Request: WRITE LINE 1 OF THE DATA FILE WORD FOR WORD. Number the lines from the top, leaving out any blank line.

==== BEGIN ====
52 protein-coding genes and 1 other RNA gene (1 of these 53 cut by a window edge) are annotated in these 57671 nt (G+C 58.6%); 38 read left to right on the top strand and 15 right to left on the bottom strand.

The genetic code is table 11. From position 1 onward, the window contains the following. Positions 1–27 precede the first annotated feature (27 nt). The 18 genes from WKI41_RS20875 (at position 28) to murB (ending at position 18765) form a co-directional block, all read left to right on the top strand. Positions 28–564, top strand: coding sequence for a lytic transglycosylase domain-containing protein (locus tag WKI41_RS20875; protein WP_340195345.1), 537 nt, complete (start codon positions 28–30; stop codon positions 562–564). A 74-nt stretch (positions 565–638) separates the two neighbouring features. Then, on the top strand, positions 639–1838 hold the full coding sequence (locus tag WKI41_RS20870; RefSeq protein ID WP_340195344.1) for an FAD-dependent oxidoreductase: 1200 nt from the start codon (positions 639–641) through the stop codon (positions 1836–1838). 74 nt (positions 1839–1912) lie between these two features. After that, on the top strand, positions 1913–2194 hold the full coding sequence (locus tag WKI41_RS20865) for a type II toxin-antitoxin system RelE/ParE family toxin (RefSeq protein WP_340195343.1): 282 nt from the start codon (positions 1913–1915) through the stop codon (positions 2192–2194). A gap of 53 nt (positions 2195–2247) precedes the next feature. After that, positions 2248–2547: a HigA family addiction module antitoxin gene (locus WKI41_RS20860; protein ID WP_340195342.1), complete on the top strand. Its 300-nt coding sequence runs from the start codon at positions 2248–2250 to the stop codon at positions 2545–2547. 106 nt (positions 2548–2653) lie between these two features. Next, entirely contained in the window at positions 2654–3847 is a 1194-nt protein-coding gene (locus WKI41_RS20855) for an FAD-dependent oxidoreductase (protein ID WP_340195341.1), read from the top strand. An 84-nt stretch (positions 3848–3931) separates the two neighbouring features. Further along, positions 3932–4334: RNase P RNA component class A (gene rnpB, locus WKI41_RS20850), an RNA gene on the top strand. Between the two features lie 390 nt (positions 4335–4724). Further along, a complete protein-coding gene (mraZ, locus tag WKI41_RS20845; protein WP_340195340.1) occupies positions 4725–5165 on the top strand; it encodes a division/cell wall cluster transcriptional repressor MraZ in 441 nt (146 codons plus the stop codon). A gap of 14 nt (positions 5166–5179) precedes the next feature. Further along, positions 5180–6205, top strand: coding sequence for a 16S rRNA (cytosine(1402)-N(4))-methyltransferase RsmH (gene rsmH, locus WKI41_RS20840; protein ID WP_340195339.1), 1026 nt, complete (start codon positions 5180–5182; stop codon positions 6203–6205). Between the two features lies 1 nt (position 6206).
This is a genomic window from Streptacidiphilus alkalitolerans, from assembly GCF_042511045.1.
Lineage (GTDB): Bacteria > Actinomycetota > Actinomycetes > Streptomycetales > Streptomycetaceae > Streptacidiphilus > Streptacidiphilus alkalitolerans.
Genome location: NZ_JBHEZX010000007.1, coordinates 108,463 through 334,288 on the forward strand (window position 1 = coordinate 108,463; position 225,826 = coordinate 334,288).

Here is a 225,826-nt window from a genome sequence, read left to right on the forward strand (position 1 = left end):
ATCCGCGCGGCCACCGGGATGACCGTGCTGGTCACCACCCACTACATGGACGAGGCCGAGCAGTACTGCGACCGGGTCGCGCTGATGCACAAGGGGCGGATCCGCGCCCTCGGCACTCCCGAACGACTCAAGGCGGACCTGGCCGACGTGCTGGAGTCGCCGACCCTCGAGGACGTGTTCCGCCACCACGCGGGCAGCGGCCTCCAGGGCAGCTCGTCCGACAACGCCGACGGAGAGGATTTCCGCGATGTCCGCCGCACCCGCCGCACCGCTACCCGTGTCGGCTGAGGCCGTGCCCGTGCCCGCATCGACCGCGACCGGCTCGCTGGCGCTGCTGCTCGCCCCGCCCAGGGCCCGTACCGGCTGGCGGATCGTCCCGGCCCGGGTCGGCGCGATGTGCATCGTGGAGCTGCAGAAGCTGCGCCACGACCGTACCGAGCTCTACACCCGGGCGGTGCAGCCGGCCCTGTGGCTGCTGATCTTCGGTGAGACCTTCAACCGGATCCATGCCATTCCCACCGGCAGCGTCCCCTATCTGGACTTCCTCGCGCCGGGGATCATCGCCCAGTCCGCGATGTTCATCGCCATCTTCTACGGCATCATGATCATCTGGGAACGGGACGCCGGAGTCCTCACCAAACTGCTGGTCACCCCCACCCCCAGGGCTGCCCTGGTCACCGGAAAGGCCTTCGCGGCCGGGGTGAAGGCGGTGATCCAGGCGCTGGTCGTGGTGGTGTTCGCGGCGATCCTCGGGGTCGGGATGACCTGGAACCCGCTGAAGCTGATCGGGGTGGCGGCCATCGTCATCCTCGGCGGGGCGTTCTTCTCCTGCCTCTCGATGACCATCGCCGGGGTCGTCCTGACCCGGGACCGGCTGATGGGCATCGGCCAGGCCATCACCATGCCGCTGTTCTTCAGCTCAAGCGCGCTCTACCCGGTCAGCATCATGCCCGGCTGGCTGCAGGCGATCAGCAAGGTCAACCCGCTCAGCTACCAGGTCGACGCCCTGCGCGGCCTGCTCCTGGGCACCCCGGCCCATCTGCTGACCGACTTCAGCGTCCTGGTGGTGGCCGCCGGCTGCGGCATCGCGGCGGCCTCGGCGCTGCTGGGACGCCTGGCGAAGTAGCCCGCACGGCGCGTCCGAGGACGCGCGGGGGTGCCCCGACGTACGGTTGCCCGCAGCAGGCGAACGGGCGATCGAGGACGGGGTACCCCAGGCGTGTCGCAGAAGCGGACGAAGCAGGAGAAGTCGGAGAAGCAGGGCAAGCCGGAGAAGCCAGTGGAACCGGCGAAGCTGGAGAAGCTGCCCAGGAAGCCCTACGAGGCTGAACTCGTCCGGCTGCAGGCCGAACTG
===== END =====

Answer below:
52 protein-coding genes and 1 other RNA gene (1 of these 53 cut by a window edge) are annotated in these 57671 nt (G+C 58.6%); 38 read left to right on the top strand and 15 right to left on the bottom strand.